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Cancer Population Epigenetics Research

The Robert H. Lurie Comprehensive Cancer Center of Northwestern University has launched a new Cancer Population Epigenetics research initiative, which is a joint venture with the Department of Preventive Medicine at Northwestern University Feinberg School of Medicine. The research initiative will unite Northwestern's experts in the new and exciting field of epigenetics with:

  • Cutting-edge laboratory technologies
  • In-depth biological and population data collected from people around the world
  • Methodological advances in "big data" analysis to develop new, precision medicine-style targets for cancer early detection, prevention and treatment to benefit patients with cancer and their families worldwide

Led by Lifang Hou, MD, PhD, the Lurie Cancer Center's director of Global Health and a member of the National Cancer Institute's Blue Ribbon Panel for former Vice President Biden's Cancer Moonshot Initiative, the initiative aims to expand Northwestern's ability to study human diseases in numerous cancer populations. It is at the forefront of scientific efforts to develop new biological tools for detecting cancer and to study the rapidly expanding field of epigenetics.

We all know that the code of our DNA is important for health and susceptibility to disease. But what is increasingly clear is that how our DNA is modified and expressed is even more important than the original DNA code itself. The goal of the initiative is to identify changes on a molecular level that could serve as "early warning" signals for a disease in its earliest stages of development, or as a metric of an individual's long-term behaviors and lifestyle that affect health status (good and bad). In time, Dr. Hou and her colleagues also hope to identify epigenetic targets that could be used to stop chronic diseases before they even develop. This is particularly true of cancers, where epigenetic dysregulation is considered a hallmark of the disease.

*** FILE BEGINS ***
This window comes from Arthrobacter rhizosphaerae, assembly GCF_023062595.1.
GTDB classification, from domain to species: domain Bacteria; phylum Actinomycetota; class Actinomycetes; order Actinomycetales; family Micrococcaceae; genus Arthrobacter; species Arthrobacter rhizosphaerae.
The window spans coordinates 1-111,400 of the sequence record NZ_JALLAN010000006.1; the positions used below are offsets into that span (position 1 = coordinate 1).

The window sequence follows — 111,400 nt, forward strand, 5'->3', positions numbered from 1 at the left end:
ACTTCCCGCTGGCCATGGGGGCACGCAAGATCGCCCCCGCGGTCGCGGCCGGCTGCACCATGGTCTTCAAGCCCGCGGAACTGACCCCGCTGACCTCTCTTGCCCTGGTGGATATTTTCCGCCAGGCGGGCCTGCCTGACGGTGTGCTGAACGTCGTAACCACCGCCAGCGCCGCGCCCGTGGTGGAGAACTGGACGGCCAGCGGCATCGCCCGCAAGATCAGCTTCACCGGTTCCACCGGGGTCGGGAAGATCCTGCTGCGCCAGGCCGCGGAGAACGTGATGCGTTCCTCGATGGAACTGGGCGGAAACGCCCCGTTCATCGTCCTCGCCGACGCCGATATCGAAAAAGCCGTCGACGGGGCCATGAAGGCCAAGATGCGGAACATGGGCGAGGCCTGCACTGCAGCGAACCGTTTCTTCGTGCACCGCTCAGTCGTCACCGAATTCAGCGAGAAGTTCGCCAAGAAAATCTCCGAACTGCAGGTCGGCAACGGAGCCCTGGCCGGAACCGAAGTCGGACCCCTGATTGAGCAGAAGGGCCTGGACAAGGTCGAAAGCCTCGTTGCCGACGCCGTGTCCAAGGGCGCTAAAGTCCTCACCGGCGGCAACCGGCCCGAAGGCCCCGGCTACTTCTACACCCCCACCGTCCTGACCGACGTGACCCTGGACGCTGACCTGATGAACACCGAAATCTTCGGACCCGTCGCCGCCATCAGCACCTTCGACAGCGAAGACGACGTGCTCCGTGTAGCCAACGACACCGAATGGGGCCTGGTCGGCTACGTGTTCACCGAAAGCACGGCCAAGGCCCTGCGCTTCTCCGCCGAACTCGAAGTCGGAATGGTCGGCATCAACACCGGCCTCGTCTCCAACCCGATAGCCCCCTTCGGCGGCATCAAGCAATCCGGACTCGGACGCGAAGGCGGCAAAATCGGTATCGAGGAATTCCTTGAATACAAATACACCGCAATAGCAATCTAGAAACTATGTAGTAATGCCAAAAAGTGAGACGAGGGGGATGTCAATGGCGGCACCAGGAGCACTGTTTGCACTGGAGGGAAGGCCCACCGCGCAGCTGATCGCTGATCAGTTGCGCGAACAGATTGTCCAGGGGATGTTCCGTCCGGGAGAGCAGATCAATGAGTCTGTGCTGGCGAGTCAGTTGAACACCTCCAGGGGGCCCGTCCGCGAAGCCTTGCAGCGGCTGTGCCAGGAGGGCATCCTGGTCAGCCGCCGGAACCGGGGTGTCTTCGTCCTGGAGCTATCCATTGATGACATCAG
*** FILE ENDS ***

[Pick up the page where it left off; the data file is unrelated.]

Modulating the Genetic 'Signal'

Epigenetics is the study of ways in which the "packaging" of our genetic code (DNA) can be changed — changing the way our genes function without actually altering DNA itself. Scientists have already identified multiple ways in which this can occur by looking at the mechanisms that can interact with your environment and lifestyle, and with one another, to prevent or increase the risk of disease. One of cancer's defining characteristics is widespread dysfunction in these epigenetic mechanisms. This dysfunction stands in stark contrast to the DNA in healthy cells. Thus, our researchers at the Cancer Population Epigenetics research initiative hope that epigenetics could someday be used as the basis for a blood test for cancer.

Epigenetics can also determine your biological age — measuring 'wear and tear' on your cells and your DNA. Our investigators are currently exploring what it means when this biological age (also known as epigenetic age) is out of sync with your chronological age. They are also studying what this means for disease prediction and prevention.

In addition, unlike mutations also found in the DNA of cancer cells, epigenetic dysfunction can be reversed. Eventually, scientists will be able to learn how to manipulate these sorts of changes to produce numerous effects on the cellular and even molecular levels. This could have any number of applications in cancer research and treatment, up to and including ways in which physicians could block cancer cells from metastasizing through the body, and even induce them to self-destruct without causing damage to healthy tissue. The Cancer Population Epigenetics research initiative is currently exploring a number of these biological markers and their trajectories in the years before a patient gets a cancer diagnosis. Our investigators also are examining the interplay between epigenetics and genetic markers related to age, and the ways in which these relationships change as you get older, in the hopes of developing a blood test for measuring biological age. This also could serve as another early detection marker of cancer.